LA Galaxy vs. New England Revolution, MLS Cup final preview: Who will be crowned champion?
The Galaxy and Revolution are 90 minutes away from MLS’s ultimate prize. Will it go to the team chasing history, or the one trying to exorcise their demons?
By Sunday afternoon, the Galaxy could be the undisputed greatest dynasty in MLS history. They have won the Supporters’ Shield twice since 2010, and are now looking to add their third MLS Cup in that timespan too. It will be an unmatched level of dominance, but it won’t be easy.
Standing opposite them will be the New England Revolution, who just so happen to be 11-1-2 since signing Jermaine Jones on August 30. They have been a machine and MLS’s hottest team, riding an incredible midfield to the top of the Eastern Conference.
It’s not as if the Galaxy have been in poor form. They were the league’s best team from May on and put together a historically good goal difference of +34 in the regular season. If LA and New England weren’t MLS’s two best sides down the stretch, they were certainly in the best form.
Both teams are similarly built. They have stars — the Galaxy boast Robbie Keane and Landon Donovan, while the Revs are led by Jones and Lee Nguyen — but they’re much more than that. They are anchored by former MLS Defenders of the Year in Omar Gonzalez and Jose Goncalves, lean on young homegrown players like Gyasi Zardes and Steven Caldwell, and are flying because of their ability to get excellent play from unremarkable players. Nobody would call A.J. DeLaGarza, Robbie Rogers, Juninho, A.J. Soares, Chris Tierney or Teal Bunbury exceptional, but they are dependable and excellent when need be.
These two teams also have a past. They met at the 2005 MLS Cup, which the Galaxy won in extra time. They also clashed in the 2002 final, where the Galaxy also came out on top despite playing in front of a packed house in New England.
For the Galaxy, Sunday is about history. They can be crowned the ultimate dynasty, become the first club to win MLS Cup five times and send the league’s greatest player, Donovan, into retirement on top with a record sixth Cup.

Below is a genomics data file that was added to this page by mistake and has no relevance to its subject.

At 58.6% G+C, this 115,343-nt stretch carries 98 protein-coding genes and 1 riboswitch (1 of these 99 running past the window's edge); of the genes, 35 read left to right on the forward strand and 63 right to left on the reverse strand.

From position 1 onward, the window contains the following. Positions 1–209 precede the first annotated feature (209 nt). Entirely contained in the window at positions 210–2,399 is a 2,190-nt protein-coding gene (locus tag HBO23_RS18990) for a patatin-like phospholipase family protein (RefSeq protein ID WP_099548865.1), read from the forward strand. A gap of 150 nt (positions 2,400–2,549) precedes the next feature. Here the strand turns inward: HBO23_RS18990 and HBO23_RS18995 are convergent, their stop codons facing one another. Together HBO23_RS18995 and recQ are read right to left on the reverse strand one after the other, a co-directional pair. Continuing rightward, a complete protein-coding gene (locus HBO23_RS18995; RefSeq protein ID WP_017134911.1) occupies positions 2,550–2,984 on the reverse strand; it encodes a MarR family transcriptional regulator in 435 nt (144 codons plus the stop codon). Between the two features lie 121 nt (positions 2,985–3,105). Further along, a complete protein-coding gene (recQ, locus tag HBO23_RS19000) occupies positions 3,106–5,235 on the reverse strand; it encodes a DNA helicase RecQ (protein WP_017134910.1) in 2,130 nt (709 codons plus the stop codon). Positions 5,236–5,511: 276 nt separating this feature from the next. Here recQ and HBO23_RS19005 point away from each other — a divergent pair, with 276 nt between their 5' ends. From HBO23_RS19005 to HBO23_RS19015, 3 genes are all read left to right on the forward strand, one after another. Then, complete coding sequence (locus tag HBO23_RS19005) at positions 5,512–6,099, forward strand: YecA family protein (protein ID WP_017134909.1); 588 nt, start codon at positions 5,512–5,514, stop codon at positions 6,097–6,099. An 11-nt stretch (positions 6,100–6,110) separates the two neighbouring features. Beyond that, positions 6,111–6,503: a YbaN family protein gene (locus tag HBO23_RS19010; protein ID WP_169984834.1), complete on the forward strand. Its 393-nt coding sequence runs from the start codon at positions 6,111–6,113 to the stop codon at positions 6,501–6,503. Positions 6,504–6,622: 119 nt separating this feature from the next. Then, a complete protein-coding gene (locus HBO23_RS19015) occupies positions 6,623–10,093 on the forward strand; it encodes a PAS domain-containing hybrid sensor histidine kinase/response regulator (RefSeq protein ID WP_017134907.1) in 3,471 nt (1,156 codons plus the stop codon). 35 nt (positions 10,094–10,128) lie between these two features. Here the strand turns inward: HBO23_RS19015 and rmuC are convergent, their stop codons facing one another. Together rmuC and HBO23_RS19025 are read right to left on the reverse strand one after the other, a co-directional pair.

The Revolution have a history of their own, but it’s not as pretty. It’s filled with “almost,” as in almost winning MLS Cup four times only to lose in the final. They can change that on Sunday with their first title, and they would love to do in front of the LA crowd, just like the Galaxy claimed their first championship 12 years ago at the Revs’ home.
The only injury concern for either team is on LA’s end, and it’s a pretty big one. A.J. DeLaGarza had to leave the first leg of the Western Conference final with a hamstring injury and did not play in the second leg. The defender has said that he will play on Sunday, but he also hinted that he would play in the second leg of the previous round.
Both teams have lineup decisions to make, though. For LA, it’s where to play DeLaGarza, assuming plays. He could play centrally, with Dan Gargan out wide, or he could play at right back, which would force Leonardo into action. But Leonardo struggled against the Sounders so that is less appealing, although the Galaxy could also tap Tommy Meyer who started the first leg against Seattle and has been steadier. The Revs have to decide whether to play Chris Tierney at left back or push him into the midfield in place of the struggling Kelyn Rowe, which would bring Kevin Alston into the team in defense.
1. How will LA handle New England’s athleticism? If the Galaxy have a weakness, it is that they are not the most athletic team, especially in the midfield. While they have been superb this season, the few times they looked overwhelmed came when teams could out-run them and out-muscle them in the middle. The Revolution just so happen to have one of the most athletic midfields in MLS, led by the strong and rangy Jermaine Jones, who also happens to be immune to fatigue. Whether the Galaxy have the horses in the center of the pitch will go a long ways to determining the winner.
2. Does the Revs’ defense have a chance against the Galaxy attack? New England boasts MLS’s best midfield, so good that it hides what can be a pretty shaky defense. It’s unlikely to be hidden against LA, though. The Galaxy have the league’s top attack, led by MVP Robbie Keane. He’s joined by MLS assist leader Landon Donovan and 16-goal scorer Gyasi Zardes. As good as the Revs’ midfield is, they won’t be able to cover for the back line against LA. The New England defense will have to shine on its own, and against the league’s most potent attack.
3. Which star will shine brightest? The Galaxy have the MLS MVP in Robbie Keane, but the Revolution have a finalist for the award in Lee Nguyen. The Galaxy have Landon Donovan, who finished the season red hot, but the Revolution have Jermaine Jones, who made the biggest impact of any player in the league down the stretch. With two really good teams, both of whom are in good form, one play could easily determine the winner. One player could easily dictate the match. And if that happens, it will likely be one of the stars.
The Galaxy were the league’s best team from May on. The Revolution were the league’s best team from September on. So how do you pick between the two? There is so little to separate them, but the Galaxy have the edge in experience, as well as home-field. That should be enough to deliver LA a 2-1 win and their fifth MLS Cup.